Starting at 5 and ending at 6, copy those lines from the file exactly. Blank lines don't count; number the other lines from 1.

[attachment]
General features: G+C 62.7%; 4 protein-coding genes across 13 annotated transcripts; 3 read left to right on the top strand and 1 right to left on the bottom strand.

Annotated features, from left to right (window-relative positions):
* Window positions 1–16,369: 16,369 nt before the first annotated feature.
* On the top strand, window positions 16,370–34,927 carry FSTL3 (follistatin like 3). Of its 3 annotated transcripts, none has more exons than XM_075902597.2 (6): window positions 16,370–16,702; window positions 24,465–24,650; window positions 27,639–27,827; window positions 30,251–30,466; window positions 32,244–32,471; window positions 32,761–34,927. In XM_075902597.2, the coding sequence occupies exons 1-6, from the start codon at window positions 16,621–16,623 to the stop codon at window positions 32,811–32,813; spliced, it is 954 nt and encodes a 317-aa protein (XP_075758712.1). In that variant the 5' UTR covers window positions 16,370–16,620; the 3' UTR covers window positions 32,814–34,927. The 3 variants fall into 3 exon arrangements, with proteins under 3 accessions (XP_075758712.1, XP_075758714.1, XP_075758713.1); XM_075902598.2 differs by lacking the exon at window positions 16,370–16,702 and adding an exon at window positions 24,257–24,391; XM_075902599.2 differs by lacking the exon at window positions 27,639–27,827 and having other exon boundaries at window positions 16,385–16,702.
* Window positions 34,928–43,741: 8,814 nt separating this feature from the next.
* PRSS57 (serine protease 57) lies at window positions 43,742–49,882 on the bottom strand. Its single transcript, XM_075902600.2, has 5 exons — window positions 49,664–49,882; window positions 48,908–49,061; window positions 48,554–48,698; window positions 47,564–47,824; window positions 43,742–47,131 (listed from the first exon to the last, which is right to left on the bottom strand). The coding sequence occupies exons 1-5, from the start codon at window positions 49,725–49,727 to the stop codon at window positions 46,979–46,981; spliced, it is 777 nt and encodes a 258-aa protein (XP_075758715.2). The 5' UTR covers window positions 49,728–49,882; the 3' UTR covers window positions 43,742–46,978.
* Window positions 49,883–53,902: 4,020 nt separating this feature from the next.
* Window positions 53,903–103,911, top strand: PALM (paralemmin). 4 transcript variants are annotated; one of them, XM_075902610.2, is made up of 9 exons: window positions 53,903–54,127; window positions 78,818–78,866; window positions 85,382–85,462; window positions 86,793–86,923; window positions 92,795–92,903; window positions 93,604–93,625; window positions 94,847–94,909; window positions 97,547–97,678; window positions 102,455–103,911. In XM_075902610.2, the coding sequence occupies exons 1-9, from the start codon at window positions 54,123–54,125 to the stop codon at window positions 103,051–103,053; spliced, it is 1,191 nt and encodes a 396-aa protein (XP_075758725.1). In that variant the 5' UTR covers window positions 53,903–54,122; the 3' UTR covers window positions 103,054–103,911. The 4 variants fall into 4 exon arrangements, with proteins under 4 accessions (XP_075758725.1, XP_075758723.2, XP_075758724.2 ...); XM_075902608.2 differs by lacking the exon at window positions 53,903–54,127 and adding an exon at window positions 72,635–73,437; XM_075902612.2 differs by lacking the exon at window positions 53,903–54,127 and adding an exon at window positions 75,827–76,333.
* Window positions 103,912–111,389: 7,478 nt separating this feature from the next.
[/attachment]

* Window positions 34,928–43,741: 8,814 nt separating this feature from the next.
* PRSS57 (serine protease 57) lies at window positions 43,742–49,882 on the bottom strand. Its single transcript, XM_075902600.2, has 5 exons — window positions 49,664–49,882; window positions 48,908–49,061; window positions 48,554–48,698; window positions 47,564–47,824; window positions 43,742–47,131 (listed from the first exon to the last, which is right to left on the bottom strand). The coding sequence occupies exons 1-5, from the start codon at window positions 49,725–49,727 to the stop codon at window positions 46,979–46,981; spliced, it is 777 nt and encodes a 258-aa protein (XP_075758715.2). The 5' UTR covers window positions 49,728–49,882; the 3' UTR covers window positions 43,742–46,978.